Categories

## Good numbers Problem | PRMO-2018 | Question 22

Try this beautiful good numbers problem from Number theory from PRMO 2018, Question 22.

## Good numbers Problem – PRMO 2018, Question 22

A positive integer $k$ is said to be good if there exists a partition of ${1,2,3, \ldots, 20}$ into disjoint proper subsets such that the sum of the numbers in each subset of the partition is $k$. How many good numbers are there?

• $4$
• $6$
• $8$
• $10$
• $2$

### Key Concepts

Number theorm

good numbers

subset

Answer:$6$

PRMO-2018, Problem 22

Pre College Mathematics

## Try with Hints

What is good numbers ?

A good number is a number in which every digit is larger than the sum of digits of its right (all less significant bits than it). For example, 732 is a good number, $7>3+2$ and $3>2$ .

Given that $k$ is said to be good if there exists a partition of ${1,2,3, \ldots, 20}$ into disjoint proper subsets such that the sum of the numbers in each subset of the partition is $k$. Now at first we have to find out sum of these integers ${1,2,3, \ldots, 20}$. Later create some partitions such that two partitions be disjoint set and sum of the numbers of these partitions be good numbers

Can you now finish the problem ……….

Sum of numbers equals to $\frac{20 \times 21}{2}=210 \& 210=2 \times 3 \times 5 \times 7$

So $\mathrm{K}$ can be 21,30,35,47,70,105

Can you finish the problem……..

Case 1 :

$\mathrm{A}=\{1,2,3,4,5,16,17,18,19,20\}$, $\mathrm{B}=\{6,7,8,9,10,11,12,13,14,15\}$

Case 2 :

$A=\{20,19,18,13\}$, $B=\{17,16,15,12,10\}$, $C=\{1,2,3,4,5,6,7,8,9,11,14\}$

Case 3 :

$\mathrm{A}=\{20,10,12\}$, $\mathrm{B}=\{18,11,13\}$, $\mathrm{C}=\{16,15,9,2\}$, $\mathrm{D}=\{19,8,7,5,3\}$, $\mathrm{E}=\{1,4,6,14,17\}$

Case 4 :

$A=\{20,10\}, B=\{19,11\}$,$C=\{18,12\}, D=\{17,13\}$,$E=\{16,14\}$, $F=\{1,15,5\},$
$G=\{2,3,4,6,7,8\}$

Case 5 :

$A=\{20,15\}$, $B=\{19,16\}$, $C=\{18,17\}$, $D=\{14,13,8\}$, $E=\{12,11,10,2\},$
$F=\{1,3,4,5,6,7,9\}$

Case 6 :

$A=\{1,20\}$,$B=\{2,19\}$, $C=\{3,18\} \ldots \ldots \ldots \ldots$, $J=\{10,11\}$

Therefore Good numbers equal to $6$

Categories

## Polynomial Problem | PRMO-2018 | Question 30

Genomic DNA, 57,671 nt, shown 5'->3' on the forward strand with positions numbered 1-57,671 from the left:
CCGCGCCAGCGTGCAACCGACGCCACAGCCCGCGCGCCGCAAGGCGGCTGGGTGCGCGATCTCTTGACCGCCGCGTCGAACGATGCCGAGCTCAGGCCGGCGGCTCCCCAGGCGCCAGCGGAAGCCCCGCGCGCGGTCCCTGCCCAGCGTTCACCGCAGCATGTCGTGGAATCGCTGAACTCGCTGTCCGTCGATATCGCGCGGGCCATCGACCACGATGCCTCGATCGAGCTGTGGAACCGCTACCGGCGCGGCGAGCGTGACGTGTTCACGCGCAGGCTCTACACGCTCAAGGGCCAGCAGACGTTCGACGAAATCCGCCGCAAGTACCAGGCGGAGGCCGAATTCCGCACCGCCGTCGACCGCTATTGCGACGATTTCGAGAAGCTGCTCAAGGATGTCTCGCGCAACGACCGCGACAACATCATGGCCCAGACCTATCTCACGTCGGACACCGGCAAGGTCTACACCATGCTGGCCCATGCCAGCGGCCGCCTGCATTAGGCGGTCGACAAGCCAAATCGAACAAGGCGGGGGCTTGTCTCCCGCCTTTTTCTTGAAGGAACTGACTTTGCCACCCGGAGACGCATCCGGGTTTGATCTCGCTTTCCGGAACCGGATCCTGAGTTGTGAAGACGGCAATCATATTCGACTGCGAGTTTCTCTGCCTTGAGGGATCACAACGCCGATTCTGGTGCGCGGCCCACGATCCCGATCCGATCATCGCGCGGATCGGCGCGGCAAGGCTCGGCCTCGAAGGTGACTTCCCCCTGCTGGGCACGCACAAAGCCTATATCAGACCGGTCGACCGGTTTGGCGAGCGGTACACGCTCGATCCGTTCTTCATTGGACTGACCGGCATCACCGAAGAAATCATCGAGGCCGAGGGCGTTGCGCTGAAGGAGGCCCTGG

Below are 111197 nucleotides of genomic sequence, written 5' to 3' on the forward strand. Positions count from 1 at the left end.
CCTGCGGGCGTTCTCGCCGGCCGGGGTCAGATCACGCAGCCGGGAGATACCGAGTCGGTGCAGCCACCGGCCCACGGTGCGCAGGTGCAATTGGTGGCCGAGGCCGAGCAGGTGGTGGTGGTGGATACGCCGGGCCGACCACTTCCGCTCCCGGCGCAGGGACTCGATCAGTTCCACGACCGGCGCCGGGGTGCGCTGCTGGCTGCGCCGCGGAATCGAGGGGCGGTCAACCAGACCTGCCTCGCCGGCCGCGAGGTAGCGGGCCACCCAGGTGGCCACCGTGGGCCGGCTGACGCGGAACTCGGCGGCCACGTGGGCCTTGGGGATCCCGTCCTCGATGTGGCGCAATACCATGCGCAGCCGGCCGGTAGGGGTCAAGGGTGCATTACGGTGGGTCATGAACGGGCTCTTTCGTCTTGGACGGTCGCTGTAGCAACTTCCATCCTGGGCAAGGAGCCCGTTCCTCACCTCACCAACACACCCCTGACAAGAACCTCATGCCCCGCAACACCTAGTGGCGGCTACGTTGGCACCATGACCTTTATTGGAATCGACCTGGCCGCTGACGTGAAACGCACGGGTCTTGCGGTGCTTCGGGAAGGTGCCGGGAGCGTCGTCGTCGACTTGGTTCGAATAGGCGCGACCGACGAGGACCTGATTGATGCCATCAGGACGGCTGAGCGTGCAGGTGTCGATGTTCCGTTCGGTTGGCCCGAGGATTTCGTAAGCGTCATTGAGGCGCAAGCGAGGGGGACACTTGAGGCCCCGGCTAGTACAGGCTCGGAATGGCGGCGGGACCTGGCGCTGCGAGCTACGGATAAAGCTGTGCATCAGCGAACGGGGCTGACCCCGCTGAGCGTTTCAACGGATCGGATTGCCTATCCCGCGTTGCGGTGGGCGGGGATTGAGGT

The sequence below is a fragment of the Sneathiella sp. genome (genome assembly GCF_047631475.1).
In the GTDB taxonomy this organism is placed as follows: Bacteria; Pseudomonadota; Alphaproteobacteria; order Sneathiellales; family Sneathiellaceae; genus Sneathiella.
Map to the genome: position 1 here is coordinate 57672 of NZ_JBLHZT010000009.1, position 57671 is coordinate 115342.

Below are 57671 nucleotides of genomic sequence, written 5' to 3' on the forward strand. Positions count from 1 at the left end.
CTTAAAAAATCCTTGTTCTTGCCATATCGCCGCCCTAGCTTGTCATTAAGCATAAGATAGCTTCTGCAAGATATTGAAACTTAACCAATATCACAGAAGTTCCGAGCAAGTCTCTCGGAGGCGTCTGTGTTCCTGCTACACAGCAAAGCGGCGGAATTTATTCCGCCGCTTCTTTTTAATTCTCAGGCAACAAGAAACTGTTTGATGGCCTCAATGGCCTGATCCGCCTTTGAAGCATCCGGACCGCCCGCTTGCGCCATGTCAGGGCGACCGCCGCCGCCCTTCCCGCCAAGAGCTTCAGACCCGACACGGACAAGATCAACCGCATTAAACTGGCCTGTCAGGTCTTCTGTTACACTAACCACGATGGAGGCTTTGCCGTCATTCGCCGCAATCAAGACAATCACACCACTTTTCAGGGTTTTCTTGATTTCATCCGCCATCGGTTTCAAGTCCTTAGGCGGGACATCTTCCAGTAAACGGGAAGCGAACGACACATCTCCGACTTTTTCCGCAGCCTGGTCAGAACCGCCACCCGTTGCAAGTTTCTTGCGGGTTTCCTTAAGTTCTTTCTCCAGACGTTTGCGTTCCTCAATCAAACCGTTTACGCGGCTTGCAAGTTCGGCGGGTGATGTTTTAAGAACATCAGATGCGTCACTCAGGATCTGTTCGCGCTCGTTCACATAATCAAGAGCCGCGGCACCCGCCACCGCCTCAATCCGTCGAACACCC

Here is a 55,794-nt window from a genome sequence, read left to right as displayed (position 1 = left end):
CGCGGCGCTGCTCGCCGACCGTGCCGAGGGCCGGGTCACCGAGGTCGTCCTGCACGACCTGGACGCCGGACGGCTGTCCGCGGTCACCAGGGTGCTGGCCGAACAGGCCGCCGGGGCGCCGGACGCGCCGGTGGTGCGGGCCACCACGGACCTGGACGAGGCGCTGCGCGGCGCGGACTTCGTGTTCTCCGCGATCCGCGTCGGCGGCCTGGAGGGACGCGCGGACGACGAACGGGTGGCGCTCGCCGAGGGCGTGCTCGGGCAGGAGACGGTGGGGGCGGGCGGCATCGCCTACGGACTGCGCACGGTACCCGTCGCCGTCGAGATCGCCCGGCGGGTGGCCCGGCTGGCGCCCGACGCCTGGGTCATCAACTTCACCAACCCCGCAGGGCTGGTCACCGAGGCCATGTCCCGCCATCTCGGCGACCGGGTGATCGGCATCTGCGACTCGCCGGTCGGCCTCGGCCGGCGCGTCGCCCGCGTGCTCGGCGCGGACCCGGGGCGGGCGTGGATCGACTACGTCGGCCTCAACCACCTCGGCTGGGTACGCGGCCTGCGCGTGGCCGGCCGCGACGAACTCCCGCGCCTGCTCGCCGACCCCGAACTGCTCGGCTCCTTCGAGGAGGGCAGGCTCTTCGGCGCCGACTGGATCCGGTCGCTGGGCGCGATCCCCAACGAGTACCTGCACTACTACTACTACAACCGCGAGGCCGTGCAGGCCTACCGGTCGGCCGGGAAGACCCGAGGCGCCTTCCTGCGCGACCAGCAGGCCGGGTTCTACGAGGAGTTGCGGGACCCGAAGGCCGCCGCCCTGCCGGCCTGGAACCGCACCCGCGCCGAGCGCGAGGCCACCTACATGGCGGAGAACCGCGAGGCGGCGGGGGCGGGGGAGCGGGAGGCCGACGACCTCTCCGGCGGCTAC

Try this beautiful Polynomial Problem from Number theorm from PRMO 2018, Question 30.

## Polynomial Problem – PRMO 2018, Question 30

Let $P(x)=a_{0}+a_{1} x+a_{2} x^{2}+\ldots .+a_{n} x^{n}$ be a polynomial in which $a_{i}$ is non-negative integer for each $\mathrm{i} \in{0,1,2,3, \ldots, \mathrm{n}} .$ If $\mathrm{P}(1)=4$ and $\mathrm{P}(5)=136,$ what is the value of $\mathrm{P}(3) ?$

• $30$
• $34$
• $36$
• $39$
• $42$

### Key Concepts

Number theorm

Polynomial

integer

Answer:$34$

PRMO-2018, Problem 30

Pre College Mathematics

## Try with Hints

Given that $P(x)=a_{0}+a_{1} x+a_{2} x^{2}+\ldots .+a_{n} x^{n}$ where $\mathrm{P}(1)=4$ and $\mathrm{P}(5)=136$. Now we have to find out $P(3)$.

Therefore if we put $x=1$ and $x=5$ then we will get two relations . Using these relations we can find out $a_0$ , $a_1$, $a_2$ .

Can you now finish the problem ……….

$a_{0}+a_{1}+a_{2}+\ldots \ldots+a_{n}=4$
$\Rightarrow a_{i} \leq 4$
$a_{0}+5 a_{1}+5^{2} a_{2}+\ldots+a 5^{n} a_{n}=136$
$\Rightarrow a_{0}=1+5 \lambda \Rightarrow a_{0}=1$

Can you finish the problem……..

Hence $5 a_{1}+5^{2} a_{2}+\ldots \ldots+5^{n} a_{n}=135$
$a_{1}+5 a_{2}+\ldots 5^{n-1} a_{n-1}=27$
$\Rightarrow a_{1}=5 \lambda+2 \Rightarrow a_{1}=2$
$\Rightarrow 5 a_{2}+\ldots .5^{n-1} a_{n-1}=25$
$a_{2}+5 a_{3}+\ldots .5^{n-2} a_{n-2}=5$
$\Rightarrow a_{2}=5 \lambda \Rightarrow a_{2}=0$
$a_{3}+5 a_{4}+\ldots \ldots \ldots+5^{n-3} a_{n-3}=1$
$a_{3}=1$
$\Rightarrow a_{4}+5 a_{5}+\ldots .+5^{n-4} a_{n-3}=0$
$a_{4}=a_{5}=\ldots . a_{n}=0$
Hence $P(n)=x^{3}+2 x+1$
$P(3)=34$

Categories

## Numbers of positive integers | AIME I, 2012 | Question 1